Thanks, Bala. I like this direction. One point to discuss is the idea
of flow hashes vs. flow ids or labels. A hash is an
implementation-defined value that is derived from some
application-specified set of fields (e.g., based on tuples). A flow id
or label is an application-chosen value that is used to "tag" related
packets based on some application-defined criteria.

Do we need to consider both?

On Fri, Apr 6, 2018 at 8:35 AM, Bala Manoharan
<> wrote:
> Hi,
> Based on the requirements from our customers, we have come across certain
> limitations in the current scheduler design,
> 1) Creating a huge number of odp_queue_t is very expensive operation since
> each queue contains a context and having millions of queues creates memory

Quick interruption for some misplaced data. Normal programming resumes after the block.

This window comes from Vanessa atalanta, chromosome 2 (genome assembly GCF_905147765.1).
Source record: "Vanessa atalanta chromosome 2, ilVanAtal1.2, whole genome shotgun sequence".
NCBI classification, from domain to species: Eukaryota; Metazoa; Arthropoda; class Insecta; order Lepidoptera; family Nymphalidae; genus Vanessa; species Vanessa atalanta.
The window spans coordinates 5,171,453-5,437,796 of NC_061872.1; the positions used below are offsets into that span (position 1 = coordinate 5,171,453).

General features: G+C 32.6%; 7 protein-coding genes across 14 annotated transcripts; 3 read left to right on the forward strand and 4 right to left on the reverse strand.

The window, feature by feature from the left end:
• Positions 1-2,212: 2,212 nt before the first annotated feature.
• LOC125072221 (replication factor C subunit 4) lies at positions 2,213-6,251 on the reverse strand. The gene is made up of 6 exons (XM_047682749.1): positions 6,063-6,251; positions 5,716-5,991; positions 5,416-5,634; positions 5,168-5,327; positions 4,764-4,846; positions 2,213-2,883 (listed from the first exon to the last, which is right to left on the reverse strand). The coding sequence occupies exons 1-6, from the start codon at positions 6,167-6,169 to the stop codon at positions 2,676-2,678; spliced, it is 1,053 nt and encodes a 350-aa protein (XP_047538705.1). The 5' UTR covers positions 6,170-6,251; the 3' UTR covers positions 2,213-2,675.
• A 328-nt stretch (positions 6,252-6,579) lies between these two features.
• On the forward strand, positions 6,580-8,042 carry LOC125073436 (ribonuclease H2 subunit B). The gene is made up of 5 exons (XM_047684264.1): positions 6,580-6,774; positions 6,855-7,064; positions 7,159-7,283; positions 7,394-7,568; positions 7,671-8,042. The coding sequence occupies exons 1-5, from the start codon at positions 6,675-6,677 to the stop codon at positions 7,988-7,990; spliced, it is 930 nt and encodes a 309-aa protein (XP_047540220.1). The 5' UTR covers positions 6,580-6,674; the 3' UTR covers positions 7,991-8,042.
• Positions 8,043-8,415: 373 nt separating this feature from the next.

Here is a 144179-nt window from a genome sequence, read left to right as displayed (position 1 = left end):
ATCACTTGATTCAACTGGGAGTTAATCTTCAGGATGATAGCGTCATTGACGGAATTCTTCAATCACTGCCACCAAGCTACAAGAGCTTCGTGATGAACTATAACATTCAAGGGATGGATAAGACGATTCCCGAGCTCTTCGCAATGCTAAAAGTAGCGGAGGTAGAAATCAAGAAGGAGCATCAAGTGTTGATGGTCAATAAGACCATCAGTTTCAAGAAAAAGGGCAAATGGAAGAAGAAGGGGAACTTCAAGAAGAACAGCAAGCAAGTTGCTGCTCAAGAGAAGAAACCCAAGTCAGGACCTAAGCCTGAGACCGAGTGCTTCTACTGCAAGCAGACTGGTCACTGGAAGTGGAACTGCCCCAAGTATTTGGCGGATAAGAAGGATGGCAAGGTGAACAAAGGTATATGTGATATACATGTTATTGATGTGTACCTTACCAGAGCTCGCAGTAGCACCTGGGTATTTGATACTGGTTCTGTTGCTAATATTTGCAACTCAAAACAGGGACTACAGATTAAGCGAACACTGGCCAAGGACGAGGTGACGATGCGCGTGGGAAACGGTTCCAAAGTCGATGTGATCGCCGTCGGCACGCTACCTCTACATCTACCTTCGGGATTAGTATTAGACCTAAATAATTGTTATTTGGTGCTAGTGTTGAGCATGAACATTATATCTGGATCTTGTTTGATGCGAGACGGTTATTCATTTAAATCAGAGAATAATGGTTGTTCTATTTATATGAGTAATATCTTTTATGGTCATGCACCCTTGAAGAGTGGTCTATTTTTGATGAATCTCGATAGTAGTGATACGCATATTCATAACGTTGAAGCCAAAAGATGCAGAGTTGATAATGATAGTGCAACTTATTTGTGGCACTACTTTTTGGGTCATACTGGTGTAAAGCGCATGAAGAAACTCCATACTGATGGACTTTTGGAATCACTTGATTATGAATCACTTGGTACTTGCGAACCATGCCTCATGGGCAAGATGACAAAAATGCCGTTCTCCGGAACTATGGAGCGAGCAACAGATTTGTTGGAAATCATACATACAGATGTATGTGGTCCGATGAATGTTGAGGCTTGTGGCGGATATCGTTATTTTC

> constraints in the platform
> 2) ORDERED and ATOMIC synchronization is currently handled at the queue
> level which is not sufficient since there are platforms which can provide
> synchronization for millions of different flows
> 3) There arises a need to create a lightweight queue (flow) which can be
> configured by the application without any need to rely on the underlying HW
> memory constraints
> The proposal to handle these limitations are as follows,
> 1) create a lightweight flow handling similar to the queue.
> 2) The flow will be a lightweight entity and the flow number can be
> configured by the application on the fly before enqueuing the packet into
> the schedule operation.
> 3) We will be re-using the odp_packet_flow_hash() API, the idea is that the
> application will configure the packet flow value before enqueuing the
> packet into the schedule operation and if the scheduler is configured to be
> flow aware then the synchronization will be done at the flow level instead
> of queue level in the existing ODP design.
> 3) This will not change the current ODP design as this will be a capability
> parameter and the current ODP design can be seen as having a single flow
> within each queue
> Regards,
> Bala

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